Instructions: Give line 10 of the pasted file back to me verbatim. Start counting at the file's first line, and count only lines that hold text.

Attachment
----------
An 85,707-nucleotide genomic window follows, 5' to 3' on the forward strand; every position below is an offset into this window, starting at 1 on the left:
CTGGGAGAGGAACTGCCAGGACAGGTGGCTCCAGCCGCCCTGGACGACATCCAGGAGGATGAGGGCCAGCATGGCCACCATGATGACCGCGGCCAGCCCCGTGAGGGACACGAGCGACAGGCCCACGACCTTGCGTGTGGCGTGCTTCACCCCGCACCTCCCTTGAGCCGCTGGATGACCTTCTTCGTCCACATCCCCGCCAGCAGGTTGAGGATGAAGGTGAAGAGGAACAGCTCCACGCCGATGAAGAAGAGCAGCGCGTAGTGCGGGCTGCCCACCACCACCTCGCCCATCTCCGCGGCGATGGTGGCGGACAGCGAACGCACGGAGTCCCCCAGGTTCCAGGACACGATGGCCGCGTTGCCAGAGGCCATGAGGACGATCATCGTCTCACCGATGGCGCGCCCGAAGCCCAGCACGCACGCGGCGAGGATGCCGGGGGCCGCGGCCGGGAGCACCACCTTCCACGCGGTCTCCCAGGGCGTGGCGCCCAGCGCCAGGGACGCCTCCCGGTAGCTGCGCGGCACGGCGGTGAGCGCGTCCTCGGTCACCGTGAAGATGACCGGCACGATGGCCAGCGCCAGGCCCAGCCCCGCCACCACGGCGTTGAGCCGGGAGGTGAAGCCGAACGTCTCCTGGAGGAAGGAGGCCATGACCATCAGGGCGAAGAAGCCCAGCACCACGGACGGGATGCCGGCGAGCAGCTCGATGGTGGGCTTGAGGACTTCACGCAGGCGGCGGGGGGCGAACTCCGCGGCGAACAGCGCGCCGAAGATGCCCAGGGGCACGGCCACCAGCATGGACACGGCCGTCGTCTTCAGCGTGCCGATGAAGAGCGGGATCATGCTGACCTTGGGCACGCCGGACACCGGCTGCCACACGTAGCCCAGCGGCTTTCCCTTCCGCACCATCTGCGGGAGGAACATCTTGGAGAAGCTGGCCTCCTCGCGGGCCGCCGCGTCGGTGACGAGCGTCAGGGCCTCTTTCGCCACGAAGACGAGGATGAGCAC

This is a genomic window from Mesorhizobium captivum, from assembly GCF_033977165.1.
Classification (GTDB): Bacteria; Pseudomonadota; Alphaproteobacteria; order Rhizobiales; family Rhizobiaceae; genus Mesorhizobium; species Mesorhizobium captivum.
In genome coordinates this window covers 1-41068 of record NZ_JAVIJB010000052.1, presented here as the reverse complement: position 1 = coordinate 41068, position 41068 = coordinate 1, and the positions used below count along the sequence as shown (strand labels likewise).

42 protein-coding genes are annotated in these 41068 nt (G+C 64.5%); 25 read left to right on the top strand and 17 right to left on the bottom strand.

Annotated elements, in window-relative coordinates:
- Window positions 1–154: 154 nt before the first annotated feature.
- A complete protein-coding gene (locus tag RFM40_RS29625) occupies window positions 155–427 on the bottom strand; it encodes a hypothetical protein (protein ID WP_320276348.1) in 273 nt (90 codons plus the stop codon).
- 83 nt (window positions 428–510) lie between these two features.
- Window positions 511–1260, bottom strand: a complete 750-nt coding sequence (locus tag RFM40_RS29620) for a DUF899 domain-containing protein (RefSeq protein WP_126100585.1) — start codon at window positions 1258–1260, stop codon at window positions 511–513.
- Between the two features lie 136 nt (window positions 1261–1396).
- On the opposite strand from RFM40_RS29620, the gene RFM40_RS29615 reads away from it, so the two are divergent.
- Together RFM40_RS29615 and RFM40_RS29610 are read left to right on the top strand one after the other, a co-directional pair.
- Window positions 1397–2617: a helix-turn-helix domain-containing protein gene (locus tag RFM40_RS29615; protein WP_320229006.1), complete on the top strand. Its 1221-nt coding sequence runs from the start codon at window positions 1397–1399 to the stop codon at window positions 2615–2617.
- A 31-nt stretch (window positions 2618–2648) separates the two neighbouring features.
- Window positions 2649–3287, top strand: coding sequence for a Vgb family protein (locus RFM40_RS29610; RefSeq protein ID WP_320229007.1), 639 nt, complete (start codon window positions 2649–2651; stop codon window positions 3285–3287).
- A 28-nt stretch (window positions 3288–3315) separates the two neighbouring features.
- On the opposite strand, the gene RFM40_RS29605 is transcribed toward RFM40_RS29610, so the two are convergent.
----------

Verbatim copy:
- 83 nt (window positions 428–510) lie between these two features.